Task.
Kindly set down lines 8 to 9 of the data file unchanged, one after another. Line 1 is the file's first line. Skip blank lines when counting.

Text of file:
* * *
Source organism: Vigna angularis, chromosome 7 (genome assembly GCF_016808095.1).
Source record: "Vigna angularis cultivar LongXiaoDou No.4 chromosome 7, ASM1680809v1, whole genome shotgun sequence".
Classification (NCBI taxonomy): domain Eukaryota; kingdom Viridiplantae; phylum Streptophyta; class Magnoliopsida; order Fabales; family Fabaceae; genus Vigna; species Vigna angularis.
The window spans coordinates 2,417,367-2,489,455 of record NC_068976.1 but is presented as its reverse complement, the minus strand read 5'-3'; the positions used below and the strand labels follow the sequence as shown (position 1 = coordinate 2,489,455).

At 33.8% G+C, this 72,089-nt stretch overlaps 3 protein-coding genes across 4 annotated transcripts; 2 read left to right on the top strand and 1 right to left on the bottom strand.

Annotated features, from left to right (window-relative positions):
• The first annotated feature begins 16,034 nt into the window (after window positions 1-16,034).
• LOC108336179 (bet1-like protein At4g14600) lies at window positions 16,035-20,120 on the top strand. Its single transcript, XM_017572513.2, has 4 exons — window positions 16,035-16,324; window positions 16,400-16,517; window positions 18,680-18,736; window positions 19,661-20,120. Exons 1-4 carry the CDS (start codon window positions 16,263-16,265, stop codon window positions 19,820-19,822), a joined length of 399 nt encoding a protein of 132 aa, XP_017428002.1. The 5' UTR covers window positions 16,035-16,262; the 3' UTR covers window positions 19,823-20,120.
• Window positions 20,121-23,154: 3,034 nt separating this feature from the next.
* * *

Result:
• LOC108336179 (bet1-like protein At4g14600) lies at window positions 16,035-20,120 on the top strand. Its single transcript, XM_017572513.2, has 4 exons — window positions 16,035-16,324; window positions 16,400-16,517; window positions 18,680-18,736; window positions 19,661-20,120. Exons 1-4 carry the CDS (start codon window positions 16,263-16,265, stop codon window positions 19,820-19,822), a joined length of 399 nt encoding a protein of 132 aa, XP_017428002.1. The 5' UTR covers window positions 16,035-16,262; the 3' UTR covers window positions 19,823-20,120.
• Window positions 20,121-23,154: 3,034 nt separating this feature from the next.